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Electrolyte Abnormalities




Hypocalcaemia, or a reduced serum calcium concentration >2.15 mmol/L, prolongs action potentials which primarily results in delayed ventricular repolarisation (prolonged QT) on ECG.


  • Causes of Hypocalcaemia

  • Hypoparathyroidism - iatrogenic, autoimmune, congenital
  • PTH resistance - pseudohypoparathyroidism, hypomagnesaemia
  • Vitamin D deficiency - inadequate intake, low sun exposure, malabsorption, liver failure, chronic kidney disease
  • Increased excretion / reduced bony turnover - loop diuretics, osteoporosis, cachexia, bisphosphonates, malignancy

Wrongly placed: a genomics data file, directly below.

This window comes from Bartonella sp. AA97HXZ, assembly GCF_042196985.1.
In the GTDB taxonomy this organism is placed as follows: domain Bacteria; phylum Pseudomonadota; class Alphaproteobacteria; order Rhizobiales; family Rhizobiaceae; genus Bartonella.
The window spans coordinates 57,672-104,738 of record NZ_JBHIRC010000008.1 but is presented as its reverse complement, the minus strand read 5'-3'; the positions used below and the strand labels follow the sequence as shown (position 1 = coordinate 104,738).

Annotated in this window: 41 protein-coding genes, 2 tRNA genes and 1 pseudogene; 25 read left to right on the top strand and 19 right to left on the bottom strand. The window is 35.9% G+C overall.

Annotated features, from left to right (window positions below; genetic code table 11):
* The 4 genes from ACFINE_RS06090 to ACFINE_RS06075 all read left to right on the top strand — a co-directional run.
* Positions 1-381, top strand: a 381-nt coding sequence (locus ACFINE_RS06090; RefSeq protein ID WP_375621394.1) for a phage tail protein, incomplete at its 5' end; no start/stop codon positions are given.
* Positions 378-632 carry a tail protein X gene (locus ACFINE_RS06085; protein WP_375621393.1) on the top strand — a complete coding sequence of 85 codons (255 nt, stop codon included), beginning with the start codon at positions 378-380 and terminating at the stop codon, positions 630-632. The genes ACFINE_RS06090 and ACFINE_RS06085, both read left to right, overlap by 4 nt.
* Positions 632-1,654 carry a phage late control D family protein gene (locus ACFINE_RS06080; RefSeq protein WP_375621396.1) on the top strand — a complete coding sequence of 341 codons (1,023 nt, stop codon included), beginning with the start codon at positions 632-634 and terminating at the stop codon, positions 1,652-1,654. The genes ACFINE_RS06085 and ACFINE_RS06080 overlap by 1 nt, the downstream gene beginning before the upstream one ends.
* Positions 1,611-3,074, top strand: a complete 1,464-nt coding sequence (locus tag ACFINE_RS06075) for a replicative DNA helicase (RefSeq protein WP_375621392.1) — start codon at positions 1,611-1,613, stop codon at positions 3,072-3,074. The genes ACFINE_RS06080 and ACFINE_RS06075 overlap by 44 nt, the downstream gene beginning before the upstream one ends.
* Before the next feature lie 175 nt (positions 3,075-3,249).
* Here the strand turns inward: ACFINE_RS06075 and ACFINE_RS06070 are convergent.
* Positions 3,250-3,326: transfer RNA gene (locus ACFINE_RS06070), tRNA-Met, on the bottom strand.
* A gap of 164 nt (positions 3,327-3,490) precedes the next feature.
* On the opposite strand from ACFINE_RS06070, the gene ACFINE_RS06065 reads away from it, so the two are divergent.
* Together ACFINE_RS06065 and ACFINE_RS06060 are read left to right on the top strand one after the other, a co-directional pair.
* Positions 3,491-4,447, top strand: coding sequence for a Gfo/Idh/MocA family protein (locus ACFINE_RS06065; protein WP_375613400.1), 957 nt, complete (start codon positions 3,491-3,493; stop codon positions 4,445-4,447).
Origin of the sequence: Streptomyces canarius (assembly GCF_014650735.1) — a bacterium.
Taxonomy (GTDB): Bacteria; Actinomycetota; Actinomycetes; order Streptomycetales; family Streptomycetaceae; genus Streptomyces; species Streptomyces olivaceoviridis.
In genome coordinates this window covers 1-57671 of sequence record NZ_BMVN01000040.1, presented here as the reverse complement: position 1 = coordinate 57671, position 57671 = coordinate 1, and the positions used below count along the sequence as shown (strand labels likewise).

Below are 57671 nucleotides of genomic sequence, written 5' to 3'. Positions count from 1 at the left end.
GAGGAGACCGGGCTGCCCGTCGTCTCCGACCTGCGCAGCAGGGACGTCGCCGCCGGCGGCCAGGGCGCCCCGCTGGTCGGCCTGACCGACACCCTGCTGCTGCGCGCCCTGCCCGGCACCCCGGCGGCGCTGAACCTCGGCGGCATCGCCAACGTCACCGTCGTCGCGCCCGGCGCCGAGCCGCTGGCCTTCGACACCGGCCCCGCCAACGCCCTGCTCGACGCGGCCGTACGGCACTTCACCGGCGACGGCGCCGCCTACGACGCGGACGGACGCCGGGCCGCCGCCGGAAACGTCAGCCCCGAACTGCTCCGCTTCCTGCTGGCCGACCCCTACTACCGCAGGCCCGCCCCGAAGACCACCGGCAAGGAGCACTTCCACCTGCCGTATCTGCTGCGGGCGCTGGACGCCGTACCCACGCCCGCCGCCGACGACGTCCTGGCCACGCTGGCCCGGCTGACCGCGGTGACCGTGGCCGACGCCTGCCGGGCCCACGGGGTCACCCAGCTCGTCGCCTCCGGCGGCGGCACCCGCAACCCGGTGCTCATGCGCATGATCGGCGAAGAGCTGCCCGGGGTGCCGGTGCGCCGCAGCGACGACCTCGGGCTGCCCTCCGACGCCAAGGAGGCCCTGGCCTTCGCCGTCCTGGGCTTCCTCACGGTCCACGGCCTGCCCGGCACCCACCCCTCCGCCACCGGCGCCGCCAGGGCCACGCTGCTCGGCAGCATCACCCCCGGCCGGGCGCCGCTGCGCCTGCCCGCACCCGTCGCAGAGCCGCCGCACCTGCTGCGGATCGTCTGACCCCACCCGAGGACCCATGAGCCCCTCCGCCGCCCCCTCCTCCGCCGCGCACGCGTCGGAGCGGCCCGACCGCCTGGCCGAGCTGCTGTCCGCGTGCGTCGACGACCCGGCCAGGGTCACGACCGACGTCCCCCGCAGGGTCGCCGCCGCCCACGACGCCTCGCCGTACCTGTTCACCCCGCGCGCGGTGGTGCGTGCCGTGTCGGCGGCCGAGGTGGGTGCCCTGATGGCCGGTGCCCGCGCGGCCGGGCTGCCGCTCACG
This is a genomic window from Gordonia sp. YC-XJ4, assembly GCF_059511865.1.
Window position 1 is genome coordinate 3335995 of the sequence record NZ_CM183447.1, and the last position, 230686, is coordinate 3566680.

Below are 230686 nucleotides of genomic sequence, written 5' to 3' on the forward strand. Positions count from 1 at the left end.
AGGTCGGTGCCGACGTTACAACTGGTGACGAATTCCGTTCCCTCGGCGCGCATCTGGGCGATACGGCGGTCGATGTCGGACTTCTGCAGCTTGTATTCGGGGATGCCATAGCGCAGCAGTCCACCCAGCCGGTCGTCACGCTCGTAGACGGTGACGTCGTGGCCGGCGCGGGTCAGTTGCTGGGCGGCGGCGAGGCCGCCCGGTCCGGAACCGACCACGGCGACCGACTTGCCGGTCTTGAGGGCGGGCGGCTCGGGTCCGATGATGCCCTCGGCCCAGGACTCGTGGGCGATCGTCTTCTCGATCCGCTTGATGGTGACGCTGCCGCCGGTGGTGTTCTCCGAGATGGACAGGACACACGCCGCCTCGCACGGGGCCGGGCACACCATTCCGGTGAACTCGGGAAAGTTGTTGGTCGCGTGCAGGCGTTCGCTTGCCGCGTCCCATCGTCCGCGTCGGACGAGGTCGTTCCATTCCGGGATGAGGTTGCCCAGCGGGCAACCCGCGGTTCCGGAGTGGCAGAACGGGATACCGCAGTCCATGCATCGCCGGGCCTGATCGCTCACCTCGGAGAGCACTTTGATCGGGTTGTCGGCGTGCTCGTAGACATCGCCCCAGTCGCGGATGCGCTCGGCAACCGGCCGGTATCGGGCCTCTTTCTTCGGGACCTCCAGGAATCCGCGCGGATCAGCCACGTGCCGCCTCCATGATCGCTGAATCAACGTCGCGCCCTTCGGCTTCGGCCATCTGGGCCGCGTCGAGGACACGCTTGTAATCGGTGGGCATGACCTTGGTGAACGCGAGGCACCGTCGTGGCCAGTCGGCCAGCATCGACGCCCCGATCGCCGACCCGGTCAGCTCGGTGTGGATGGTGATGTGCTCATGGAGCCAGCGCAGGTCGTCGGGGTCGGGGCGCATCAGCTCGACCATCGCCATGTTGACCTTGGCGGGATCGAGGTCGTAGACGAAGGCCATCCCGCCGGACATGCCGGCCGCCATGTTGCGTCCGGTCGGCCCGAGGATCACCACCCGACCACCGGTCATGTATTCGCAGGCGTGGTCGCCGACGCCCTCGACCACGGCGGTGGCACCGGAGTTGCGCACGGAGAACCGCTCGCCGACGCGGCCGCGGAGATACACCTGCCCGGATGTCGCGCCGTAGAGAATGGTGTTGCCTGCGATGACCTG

• Extravascular calcium buildup - osteoblastic metastases, sepsis, pancreatitis
  • Calcium chelation - alkalosis, citrate, EDTA, hyperphosphataemia
  • Genetic - familial hypoparathyroidism, DiGeorge syndrome


  • Clinical Features

  • Hyperreflexia
  • Tetany (Chvostek’s & Trousseau’s signs)
  • Seizures
  • Heart failure (due to reduced  contractility)


  • Bloods

  • Total calcium <2.15 mmol/L
  • Ionised calcium < 1.15 mmol/L
  • ECG Findings

  • Prolonged QT interval (due to a prolonged ST segment)
  • Torsade de pointes (rare)
  • Diagnosis
  • Further Investigations

  • Check the patient's PTH, phosphate, vitamin D and magnesium levels. If a cause is not evident and hypocalcaemia is ongoing (i.e. not lab error) then further investigation may be warranted.
  • Diagnosis
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